How to write a press release that looks like you’ve got a clue

First thing to know about a release typewriteris that there’s an established format in the industry, with a handful of variations in style, so you’re best served to just stick with the program and make your press release look like everybody else’s. If you can write at all, you can probably produce a better press release than a lot of people who work for actual PR agencies. 

A press release is no substitute for calling up a reporter you’ve built a relationship with to share big news, but it’s an important tool in your PR plan. Once you have your company press release format down, it will be easy to revise and tweak to create additional press releases on new developments. Being able to crank out a press release fast is invaluable when you can link your company’s expertise to a breaking news story.

 Get your format straight. Your press release should be on company letterhead, whether it’s a paper or electronic version. You’ll need the words “press release” and “for immediate release,” as well as your contact info in case a reporter has questions. It might look something like this:

Company name (logo)


Media Contact:
Ms. Jane Doe
Company name



YOUR CITY, Today’s Date Month/Day/ Year – And here’s where you start with the text of the release itself. The first paragraph should cover the basic facts of who, what, where, why and when. It should also be as intriguing as possible. If you don’t grab the reporter’s attention in this first paragraph, he or she may not read the rest of the release. If you plan to post your release online, search engines will index words at the beginning of the document, so include the words someone might Google if they were looking for information about your topic.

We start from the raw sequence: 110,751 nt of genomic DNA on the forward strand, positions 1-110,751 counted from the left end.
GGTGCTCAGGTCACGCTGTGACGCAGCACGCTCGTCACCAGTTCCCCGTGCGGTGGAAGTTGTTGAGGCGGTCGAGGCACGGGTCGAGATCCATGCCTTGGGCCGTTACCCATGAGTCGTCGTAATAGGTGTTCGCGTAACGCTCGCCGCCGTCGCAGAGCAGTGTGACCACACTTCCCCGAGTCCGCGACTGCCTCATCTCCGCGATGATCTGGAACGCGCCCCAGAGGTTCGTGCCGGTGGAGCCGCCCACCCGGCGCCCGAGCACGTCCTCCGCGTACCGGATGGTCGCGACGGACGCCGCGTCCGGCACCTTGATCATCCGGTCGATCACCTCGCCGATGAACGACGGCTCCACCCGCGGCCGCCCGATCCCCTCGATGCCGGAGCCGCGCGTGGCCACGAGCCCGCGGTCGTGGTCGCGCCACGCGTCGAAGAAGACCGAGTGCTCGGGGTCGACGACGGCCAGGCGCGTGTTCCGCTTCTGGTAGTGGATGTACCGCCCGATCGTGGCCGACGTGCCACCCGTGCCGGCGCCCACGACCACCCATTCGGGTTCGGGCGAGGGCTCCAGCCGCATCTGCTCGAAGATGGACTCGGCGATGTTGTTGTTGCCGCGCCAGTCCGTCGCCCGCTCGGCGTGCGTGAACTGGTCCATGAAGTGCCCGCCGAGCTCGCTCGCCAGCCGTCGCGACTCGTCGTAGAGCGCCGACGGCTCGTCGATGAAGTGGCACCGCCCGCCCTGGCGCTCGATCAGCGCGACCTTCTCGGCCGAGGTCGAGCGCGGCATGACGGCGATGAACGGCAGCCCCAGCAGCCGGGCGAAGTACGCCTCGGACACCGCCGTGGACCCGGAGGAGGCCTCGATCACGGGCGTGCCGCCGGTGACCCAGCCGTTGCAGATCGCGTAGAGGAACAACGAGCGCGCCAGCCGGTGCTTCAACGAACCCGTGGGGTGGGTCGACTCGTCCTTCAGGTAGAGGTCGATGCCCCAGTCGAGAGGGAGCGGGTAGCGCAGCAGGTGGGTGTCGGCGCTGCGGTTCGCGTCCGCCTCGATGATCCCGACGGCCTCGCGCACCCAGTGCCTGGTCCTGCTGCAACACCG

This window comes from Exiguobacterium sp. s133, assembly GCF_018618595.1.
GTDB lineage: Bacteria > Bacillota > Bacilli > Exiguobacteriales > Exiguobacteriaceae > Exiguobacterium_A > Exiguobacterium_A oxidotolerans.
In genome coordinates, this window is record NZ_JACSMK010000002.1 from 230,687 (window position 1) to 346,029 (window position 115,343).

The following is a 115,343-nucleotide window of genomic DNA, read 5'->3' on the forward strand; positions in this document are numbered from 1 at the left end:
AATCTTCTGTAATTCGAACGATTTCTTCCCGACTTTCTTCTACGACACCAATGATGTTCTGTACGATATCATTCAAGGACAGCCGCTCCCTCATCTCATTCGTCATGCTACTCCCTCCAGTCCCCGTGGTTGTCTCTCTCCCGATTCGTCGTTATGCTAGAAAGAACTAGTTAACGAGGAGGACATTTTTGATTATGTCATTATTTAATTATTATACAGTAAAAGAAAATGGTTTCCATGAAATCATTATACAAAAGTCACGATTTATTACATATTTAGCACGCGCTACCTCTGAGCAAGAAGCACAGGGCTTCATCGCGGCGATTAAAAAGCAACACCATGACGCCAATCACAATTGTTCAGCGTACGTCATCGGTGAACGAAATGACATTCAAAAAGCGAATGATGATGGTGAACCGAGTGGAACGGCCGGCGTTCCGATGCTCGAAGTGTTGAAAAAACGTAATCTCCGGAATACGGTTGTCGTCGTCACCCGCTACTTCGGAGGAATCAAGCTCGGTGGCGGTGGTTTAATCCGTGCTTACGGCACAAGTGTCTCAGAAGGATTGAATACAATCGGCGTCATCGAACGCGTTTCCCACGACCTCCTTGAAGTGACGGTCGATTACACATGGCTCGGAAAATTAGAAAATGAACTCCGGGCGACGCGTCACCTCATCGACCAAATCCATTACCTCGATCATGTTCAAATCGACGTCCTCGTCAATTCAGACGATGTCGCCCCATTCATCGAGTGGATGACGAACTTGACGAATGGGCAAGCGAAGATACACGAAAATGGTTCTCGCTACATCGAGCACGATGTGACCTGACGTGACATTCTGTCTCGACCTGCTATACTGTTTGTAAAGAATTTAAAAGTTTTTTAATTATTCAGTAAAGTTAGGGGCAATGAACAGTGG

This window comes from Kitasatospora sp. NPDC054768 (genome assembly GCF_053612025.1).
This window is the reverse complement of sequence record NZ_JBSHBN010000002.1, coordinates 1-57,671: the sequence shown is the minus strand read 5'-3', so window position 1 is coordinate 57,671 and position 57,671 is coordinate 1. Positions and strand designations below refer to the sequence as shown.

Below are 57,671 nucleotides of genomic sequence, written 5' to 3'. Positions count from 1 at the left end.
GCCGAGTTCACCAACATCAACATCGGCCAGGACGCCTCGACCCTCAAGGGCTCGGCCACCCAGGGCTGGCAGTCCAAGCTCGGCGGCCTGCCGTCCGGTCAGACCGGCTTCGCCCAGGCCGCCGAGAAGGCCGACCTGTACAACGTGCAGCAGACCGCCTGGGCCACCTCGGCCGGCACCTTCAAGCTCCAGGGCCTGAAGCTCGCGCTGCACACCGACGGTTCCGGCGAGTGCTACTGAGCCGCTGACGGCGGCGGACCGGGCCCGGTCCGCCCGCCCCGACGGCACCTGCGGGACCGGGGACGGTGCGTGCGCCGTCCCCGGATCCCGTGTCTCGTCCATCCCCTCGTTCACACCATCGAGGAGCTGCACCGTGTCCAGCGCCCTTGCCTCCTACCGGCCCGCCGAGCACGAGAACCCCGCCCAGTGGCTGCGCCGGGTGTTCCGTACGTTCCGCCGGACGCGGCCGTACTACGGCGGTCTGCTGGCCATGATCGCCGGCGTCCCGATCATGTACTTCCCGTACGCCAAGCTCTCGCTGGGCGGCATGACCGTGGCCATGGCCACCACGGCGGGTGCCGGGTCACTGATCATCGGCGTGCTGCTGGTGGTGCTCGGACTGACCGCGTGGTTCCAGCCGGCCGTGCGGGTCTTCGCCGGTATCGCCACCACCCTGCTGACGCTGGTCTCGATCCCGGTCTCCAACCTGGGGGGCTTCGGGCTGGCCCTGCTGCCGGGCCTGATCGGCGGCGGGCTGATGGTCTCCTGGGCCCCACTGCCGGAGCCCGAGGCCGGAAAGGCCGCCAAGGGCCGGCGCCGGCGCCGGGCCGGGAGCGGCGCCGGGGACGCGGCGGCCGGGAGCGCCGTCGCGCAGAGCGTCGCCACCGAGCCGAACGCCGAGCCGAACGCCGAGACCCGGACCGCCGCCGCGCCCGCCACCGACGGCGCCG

In the following paragraphs you can explain more and possibly add a quote or two from yourself or another company spokesperson. Remember that the reporter is not there to sell your company. Reporters are looking for topics or news that would make an interesting story for their readers. When you can link your news to a larger trend, that can help. For instance,  if a hurricane is the breaking news and your company has developed a new hurricane survival kit or offers an online alert system for schools to notify parents of extreme weather condition.

Try to keep it the release to one page if possible. Use block style, rather than indenting paragraphs, and double space. If you can include a photograph that relates to the release, that is often appreciated, and can increase your likelihood of getting coverage. For online releases, attach a photo in a jpeg format, but keep the resolution low enough to email easily.

The final paragraph of your release should be your boilerplate, which is a standard description of your company. You might set it apart with a subhead like, For more information: Then describe your company and what it does and send them to your website to find out more.  After your final sentence, center three pounds signs (or type -30-) to indicate the end of the release. (Journalists have been doing this since the Civil War, when they telegraphed their reports and ended their transmissions with XXX, the Roman numeral for 30.)



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